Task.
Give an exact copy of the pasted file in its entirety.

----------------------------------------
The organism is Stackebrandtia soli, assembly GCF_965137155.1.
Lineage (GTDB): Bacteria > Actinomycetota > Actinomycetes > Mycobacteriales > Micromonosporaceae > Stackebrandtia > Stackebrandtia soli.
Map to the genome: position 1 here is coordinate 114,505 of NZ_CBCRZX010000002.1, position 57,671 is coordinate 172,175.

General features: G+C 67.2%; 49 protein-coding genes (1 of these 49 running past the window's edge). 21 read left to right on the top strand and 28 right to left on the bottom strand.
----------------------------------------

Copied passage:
The organism is Stackebrandtia soli, assembly GCF_965137155.1.
Lineage (GTDB): Bacteria > Actinomycetota > Actinomycetes > Mycobacteriales > Micromonosporaceae > Stackebrandtia > Stackebrandtia soli.
Map to the genome: position 1 here is coordinate 114,505 of NZ_CBCRZX010000002.1, position 57,671 is coordinate 172,175.

General features: G+C 67.2%; 49 protein-coding genes (1 of these 49 running past the window's edge). 21 read left to right on the top strand and 28 right to left on the bottom strand.